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UMWA: UBB disaster was “industrial homicide”

date: 
October 25, 2011
For immediate release?: 
 

[CHARLESTON, W. VA.] The United Mine Workers of America (UMWA) today released its report into the Apr. 5, 2010, disaster at the Upper Big Branch (UBB) mine, placing responsibility for the blast and subsequent deaths of 29 miners directly on management at both the mine and corporate levels of the former Massey Energy company.

“There were many factors that led to this disaster,” UMWA International President Cecil E. Roberts said. “But there is only one source for all of them: A rogue corporation, acting without real regard for mine safety and health laws and regulations, that established a physical working environment that can only be described as a bomb waiting to go off.

“Federal and West Virginia mine safety and health laws are very clear: It was the responsibility of the mine’s operator, Performance Coal Company, and its parent company, Massey Energy, to operate the mine in a safe and healthy manner in compliance with laws and regulations. That did not happen at UBB,” Roberts said.

“It is unconscionable, in the 21st Century, for a mine to be operated in the manner that UBB was,” UMWA International Secretary-Treasurer Daniel J. Kane said. “That it was allowed to be operated this way by the federal and state mine safety and health agencies is also unconscionable. Though not the perpetrators of the crimes we believe were committed at UBB, they failed in their responsibilities to be effective and thorough enforcers of the law.”

The UMWA’s report pointed to several factors that led to the disaster:

•    The UMWA agrees with all parties to this investigation (except Massey Energy) that sparks caused by bits from the longwall shearer striking sand rock on the working face ignited a small amount of methane that had migrated onto the face as a result of inadequate ventilation.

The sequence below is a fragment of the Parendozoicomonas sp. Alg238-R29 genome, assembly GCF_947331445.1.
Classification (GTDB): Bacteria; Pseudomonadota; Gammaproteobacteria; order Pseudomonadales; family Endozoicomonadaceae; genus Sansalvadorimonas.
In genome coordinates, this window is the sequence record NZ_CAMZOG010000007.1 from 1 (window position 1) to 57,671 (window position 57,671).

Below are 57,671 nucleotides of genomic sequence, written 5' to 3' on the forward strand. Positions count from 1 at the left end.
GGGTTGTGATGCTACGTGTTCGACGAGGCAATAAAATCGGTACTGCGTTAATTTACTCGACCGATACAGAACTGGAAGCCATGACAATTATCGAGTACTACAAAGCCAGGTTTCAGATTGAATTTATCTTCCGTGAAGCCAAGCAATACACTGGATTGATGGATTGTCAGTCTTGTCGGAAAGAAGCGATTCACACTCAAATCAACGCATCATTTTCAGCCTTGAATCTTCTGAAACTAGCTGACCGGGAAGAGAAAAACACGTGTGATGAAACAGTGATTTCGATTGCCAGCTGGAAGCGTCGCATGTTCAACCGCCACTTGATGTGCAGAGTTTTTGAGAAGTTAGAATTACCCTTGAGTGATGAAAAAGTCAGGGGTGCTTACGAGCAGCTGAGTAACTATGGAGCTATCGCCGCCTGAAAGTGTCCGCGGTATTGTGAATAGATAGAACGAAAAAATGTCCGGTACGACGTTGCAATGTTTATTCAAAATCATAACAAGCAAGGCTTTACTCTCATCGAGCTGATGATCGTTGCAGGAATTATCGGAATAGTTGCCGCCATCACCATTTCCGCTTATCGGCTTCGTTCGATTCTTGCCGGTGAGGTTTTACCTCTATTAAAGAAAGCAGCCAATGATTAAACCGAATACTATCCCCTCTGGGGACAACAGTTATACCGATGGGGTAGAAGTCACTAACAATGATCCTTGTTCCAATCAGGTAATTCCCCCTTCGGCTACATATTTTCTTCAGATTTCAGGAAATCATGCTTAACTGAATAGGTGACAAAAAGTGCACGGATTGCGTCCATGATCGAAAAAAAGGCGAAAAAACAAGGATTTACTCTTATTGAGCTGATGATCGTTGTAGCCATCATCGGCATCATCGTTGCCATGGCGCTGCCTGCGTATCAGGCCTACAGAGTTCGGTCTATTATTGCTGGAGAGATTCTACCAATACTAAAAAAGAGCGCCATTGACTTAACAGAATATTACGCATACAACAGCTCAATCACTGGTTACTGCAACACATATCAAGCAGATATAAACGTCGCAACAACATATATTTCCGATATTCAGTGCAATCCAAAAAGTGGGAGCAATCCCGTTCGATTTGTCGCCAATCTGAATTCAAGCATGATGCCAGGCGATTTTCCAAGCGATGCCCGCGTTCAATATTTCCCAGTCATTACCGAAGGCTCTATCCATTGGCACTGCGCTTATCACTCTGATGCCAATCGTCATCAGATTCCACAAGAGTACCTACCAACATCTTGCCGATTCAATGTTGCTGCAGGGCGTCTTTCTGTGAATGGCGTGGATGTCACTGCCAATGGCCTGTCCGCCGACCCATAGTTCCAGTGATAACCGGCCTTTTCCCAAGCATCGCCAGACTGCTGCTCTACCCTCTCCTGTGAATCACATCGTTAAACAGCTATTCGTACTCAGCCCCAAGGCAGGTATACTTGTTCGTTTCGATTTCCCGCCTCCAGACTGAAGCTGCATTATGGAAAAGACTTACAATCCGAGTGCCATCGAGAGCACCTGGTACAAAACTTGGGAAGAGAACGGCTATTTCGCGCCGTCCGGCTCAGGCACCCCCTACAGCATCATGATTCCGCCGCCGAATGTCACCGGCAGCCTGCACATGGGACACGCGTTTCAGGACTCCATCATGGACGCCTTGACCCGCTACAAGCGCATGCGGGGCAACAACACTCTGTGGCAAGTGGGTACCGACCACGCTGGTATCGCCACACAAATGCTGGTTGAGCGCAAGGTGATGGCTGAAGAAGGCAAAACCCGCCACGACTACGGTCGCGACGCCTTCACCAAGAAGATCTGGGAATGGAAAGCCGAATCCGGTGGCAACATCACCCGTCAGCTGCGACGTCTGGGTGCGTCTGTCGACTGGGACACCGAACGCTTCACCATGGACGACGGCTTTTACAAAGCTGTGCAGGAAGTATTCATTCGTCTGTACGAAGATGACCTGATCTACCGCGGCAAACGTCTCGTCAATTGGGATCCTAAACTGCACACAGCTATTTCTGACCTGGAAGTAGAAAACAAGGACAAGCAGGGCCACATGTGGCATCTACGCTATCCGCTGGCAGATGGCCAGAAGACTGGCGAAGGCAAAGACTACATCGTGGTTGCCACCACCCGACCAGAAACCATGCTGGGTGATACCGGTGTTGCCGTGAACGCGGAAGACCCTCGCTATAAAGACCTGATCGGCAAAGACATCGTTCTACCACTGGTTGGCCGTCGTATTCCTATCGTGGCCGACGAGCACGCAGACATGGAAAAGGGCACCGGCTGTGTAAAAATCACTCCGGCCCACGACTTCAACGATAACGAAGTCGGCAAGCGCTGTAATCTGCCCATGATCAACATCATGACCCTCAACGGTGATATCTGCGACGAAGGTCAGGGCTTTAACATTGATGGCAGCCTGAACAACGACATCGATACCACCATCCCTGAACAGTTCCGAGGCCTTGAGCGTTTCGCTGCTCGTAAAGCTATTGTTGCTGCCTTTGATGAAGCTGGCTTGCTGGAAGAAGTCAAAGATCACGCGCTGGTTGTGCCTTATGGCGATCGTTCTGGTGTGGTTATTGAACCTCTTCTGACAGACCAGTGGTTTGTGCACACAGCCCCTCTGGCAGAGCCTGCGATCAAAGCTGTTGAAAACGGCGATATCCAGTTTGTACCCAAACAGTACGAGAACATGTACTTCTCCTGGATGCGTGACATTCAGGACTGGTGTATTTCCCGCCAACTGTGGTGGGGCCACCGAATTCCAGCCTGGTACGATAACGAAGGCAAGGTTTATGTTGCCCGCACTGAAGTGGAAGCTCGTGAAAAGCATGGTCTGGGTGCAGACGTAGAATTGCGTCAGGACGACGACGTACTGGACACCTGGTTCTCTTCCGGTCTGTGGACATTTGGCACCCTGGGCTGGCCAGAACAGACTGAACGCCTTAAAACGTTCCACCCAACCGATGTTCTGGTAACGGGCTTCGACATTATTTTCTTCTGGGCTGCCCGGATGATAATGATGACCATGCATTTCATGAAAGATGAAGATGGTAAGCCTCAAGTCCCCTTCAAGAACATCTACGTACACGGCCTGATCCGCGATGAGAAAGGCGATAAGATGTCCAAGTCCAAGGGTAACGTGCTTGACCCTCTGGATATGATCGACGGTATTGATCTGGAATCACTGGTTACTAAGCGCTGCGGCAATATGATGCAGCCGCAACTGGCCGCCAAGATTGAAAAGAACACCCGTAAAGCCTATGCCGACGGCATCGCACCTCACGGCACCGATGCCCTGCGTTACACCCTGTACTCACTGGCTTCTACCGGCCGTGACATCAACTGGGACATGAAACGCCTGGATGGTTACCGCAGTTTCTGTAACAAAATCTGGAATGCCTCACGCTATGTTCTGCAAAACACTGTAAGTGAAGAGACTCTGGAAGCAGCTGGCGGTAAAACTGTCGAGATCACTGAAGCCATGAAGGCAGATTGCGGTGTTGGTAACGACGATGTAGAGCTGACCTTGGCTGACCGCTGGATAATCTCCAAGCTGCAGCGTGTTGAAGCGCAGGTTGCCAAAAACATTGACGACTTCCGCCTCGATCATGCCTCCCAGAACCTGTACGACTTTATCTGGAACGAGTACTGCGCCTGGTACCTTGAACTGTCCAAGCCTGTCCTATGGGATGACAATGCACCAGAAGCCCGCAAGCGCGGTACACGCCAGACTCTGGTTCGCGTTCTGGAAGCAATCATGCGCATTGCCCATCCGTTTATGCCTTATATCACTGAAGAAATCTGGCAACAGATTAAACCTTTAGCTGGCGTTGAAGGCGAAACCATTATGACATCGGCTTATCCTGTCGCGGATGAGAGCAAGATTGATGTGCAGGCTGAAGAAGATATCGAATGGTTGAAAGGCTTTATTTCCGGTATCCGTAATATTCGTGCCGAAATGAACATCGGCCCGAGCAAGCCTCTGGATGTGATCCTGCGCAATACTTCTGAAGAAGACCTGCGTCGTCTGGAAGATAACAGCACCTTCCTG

•    Massey made an illegal air-flow change just days before the explosion and there is ample evidence to demonstrate that the active areas of the mine were inadequately ventilated prior to the explosion.
•    The flame from the ignition traveled into the gob (waste area behind the longwall) and encountered an explosive atmosphere of methane gas, resulting in an explosion that traveled along the longwall.
•    When the explosion exited the longwall, it traveled in several directions underground.
•    The forces from the explosion picked up and suspended excessive amounts of float coal dust that, in violation of laws and regulations, had been allowed to accumulate throughout the mine. “This float coal dust played the most significant role in the disaster at UBB. It permitted the explosion to gain force and travel a great distance, causing vast destruction,” according to the report.
•    When the explosive forces and flames reached the deepest penetration of the mine, they reversed themselves, retreating in much the same path as when they entered each area. This event resulted in some of the most destructive forces released in the explosion.
•    In all, the flames and forces of the explosion traveled more than seven miles underground.